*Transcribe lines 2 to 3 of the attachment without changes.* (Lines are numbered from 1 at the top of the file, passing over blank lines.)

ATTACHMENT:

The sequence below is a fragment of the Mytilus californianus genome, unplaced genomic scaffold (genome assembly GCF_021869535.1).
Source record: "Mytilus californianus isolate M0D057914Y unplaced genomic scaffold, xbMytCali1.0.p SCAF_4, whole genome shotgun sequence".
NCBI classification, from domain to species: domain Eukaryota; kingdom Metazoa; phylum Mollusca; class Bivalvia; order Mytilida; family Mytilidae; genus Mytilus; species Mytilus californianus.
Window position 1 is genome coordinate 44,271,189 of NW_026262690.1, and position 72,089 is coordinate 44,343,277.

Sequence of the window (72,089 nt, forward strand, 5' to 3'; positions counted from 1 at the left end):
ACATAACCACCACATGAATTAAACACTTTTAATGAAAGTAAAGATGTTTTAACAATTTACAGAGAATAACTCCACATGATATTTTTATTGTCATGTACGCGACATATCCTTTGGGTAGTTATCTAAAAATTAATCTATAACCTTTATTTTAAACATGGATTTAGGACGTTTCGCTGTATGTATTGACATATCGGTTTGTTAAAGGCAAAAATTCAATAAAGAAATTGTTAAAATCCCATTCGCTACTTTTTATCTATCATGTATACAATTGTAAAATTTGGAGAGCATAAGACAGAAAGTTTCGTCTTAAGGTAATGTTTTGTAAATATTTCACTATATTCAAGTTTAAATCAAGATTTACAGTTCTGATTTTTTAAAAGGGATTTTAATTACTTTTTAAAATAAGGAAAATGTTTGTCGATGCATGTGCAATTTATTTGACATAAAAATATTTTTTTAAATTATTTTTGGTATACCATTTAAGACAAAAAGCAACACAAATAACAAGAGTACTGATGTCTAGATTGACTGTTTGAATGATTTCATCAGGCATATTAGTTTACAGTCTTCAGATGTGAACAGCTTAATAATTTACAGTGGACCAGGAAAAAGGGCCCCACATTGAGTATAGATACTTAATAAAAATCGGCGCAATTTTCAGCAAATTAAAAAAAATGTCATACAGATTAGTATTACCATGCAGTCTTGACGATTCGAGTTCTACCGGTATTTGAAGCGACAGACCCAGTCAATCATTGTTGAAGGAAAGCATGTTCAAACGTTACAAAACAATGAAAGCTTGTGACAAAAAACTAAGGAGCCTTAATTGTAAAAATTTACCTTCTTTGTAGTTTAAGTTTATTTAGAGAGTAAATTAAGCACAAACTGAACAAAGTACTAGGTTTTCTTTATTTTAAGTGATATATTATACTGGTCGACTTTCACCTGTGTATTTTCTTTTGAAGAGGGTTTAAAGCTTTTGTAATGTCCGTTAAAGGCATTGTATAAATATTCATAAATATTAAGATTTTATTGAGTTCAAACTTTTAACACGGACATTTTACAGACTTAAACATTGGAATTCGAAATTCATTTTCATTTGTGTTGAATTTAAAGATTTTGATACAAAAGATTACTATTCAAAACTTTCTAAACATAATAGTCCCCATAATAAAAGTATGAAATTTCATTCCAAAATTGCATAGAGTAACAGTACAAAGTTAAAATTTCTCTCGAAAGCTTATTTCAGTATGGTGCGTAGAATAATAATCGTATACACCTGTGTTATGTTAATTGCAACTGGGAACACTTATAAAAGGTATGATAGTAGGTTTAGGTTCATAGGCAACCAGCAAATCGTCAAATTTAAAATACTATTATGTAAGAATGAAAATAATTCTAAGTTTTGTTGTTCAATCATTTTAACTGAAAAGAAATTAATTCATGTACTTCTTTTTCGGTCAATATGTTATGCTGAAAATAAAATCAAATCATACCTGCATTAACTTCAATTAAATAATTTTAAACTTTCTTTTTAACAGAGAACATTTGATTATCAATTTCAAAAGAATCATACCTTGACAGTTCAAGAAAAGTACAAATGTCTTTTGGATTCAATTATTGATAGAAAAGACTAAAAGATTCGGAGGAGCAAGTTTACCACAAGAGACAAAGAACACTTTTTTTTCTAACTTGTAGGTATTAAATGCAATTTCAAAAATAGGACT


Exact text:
Source record: "Mytilus californianus isolate M0D057914Y unplaced genomic scaffold, xbMytCali1.0.p SCAF_4, whole genome shotgun sequence".
NCBI classification, from domain to species: domain Eukaryota; kingdom Metazoa; phylum Mollusca; class Bivalvia; order Mytilida; family Mytilidae; genus Mytilus; species Mytilus californianus.